Wanuri Kahiu’s Rafiki, based on the short story “Jambula Tree” by Monica Arac de Nyeko, is a vibrant, pulsing piece of work, keying off the joy of young love and unexpected discovery. It’s set in Kenya, in the neighborhood of Slopes, and concerns the budding romance between Kena (Samantha Mugatsia) and Ziki (Sheila Munyiva), daughters of local politicians. They’re a study in contrasts, the tomboy and the wild child, but tenderness and tentativeness between them is undeniable – and dangerous. For this is a country where homosexuality is forbidden, and the speed with which things get scary could’ve toppled a lesser filmmaker. But Kahiu pulls off that shift with ease and grace, and manages to find a conclusion that does right by both the characters and the reality they must face.
The scene comes about a half-hour into Bradley Cooper’s remake of A Star Is Born, after a patient opening section in which country/blues/rock star Jackson Maine (Cooper) stumbles into a neighborhood watering hole after a gig, sees Ally (Lady Gaga) perform “La Vie En Rose,” is taken by her voice and her beauty, and takes her out for a drink and some soul-baring afterwards. That whole opening stretch plays like a really great short film – but it’s just the warm-up for their next night together, when he flies her out to the gig and pulls her onstage to perform a song she’s written, and sang for him the night before, which he’s apparently taken the trouble to arrange and teach to his band.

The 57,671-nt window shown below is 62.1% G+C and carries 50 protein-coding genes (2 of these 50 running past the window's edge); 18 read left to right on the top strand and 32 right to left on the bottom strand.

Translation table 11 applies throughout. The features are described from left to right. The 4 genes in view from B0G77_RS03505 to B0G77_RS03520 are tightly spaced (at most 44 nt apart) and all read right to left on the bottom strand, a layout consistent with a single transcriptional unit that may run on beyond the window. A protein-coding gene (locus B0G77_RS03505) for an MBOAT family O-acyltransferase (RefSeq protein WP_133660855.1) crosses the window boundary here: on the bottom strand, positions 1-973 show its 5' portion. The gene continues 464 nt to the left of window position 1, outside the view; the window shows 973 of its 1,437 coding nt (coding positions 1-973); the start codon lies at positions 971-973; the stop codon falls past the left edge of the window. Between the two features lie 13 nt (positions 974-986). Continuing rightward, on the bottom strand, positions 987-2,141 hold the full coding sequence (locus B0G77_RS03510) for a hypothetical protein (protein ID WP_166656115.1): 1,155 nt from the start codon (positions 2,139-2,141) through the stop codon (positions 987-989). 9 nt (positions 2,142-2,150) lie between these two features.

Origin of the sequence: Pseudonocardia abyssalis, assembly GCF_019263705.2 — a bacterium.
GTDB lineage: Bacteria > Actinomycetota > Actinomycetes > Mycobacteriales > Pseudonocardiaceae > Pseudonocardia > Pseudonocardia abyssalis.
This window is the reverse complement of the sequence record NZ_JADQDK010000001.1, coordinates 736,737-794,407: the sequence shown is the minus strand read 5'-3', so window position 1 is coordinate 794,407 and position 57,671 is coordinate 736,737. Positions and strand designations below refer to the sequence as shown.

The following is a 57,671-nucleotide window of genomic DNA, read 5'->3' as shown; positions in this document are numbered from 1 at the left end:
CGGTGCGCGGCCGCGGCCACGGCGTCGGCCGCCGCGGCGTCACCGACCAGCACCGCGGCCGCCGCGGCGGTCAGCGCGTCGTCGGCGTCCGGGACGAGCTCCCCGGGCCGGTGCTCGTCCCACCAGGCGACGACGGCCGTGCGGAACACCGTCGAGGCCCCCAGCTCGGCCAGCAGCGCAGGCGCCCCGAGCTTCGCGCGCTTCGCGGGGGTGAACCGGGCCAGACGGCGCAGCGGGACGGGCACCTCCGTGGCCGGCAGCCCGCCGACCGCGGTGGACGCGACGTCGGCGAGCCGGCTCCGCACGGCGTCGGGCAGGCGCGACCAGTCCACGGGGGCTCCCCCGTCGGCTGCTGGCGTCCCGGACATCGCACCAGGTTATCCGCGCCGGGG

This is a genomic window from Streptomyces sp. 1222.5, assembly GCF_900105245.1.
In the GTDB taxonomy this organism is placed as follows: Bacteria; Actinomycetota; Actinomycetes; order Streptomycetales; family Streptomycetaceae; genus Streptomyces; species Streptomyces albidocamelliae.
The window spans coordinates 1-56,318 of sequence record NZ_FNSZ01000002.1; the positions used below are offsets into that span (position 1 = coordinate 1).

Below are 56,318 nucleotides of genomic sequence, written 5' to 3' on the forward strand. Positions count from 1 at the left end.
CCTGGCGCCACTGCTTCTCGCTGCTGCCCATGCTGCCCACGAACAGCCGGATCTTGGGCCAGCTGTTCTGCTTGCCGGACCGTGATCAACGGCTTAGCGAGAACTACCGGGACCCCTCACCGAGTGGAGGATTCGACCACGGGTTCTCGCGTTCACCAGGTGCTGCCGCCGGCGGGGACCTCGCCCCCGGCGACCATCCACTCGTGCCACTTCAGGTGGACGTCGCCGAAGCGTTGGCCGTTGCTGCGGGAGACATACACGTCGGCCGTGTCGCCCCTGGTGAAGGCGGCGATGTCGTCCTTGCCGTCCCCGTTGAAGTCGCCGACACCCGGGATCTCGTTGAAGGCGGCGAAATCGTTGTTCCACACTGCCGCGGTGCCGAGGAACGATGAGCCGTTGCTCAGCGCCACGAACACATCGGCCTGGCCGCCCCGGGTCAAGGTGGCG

That part’s not exactly credible, but we’re in movie musical territory here, where magic can happen. And it does. “All you gotta do is trust me,” he tells her, and when he brings her out on stage, and then brings her up to the front microphone, it raises the same kind of gooseflesh as the “When Your Mind’s Made Up” scene in Once. The music builds, the spotlight shines between them, her voice swells, and that’s the ballgame; tears were streaming down my face. (I’ve got a soft spot for movies about creative people, I don’t know what else to tell you.)